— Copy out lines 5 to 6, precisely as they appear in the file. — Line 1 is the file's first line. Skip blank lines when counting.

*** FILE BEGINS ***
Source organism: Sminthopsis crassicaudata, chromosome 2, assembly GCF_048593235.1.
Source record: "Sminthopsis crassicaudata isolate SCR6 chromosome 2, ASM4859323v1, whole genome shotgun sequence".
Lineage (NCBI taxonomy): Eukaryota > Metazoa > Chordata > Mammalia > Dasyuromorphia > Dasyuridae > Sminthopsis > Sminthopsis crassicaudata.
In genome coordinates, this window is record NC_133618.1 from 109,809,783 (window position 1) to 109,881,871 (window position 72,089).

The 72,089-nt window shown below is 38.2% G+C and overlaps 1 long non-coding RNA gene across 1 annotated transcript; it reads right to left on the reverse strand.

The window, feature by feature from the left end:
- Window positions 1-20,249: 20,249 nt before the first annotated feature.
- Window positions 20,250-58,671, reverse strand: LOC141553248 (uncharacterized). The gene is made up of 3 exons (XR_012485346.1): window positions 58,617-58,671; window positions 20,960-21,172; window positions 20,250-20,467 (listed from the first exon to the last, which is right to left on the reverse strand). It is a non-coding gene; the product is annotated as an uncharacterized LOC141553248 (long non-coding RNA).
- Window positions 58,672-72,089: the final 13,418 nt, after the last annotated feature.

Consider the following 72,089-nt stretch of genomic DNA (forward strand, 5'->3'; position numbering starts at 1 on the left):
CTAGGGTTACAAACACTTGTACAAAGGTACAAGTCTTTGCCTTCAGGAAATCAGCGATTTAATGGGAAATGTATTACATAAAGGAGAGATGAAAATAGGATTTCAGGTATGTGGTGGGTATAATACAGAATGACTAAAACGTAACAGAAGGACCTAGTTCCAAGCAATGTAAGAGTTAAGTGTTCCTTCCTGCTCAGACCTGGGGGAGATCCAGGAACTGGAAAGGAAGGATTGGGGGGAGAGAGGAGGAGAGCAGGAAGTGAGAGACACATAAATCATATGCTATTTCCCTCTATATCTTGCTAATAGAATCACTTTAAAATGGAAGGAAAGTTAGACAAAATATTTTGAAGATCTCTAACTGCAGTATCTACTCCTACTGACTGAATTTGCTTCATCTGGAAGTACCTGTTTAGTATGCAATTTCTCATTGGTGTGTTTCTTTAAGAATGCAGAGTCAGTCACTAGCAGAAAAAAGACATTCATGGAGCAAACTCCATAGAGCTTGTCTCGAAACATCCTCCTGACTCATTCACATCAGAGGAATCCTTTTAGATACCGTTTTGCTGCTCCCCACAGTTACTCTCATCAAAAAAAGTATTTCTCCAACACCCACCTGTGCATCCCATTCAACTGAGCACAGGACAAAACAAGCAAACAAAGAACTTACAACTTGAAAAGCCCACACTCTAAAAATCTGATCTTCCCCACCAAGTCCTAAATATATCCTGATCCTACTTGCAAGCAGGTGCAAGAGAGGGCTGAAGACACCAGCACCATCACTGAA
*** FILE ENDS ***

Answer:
The 72,089-nt window shown below is 38.2% G+C and overlaps 1 long non-coding RNA gene across 1 annotated transcript; it reads right to left on the reverse strand.

The window, feature by feature from the left end: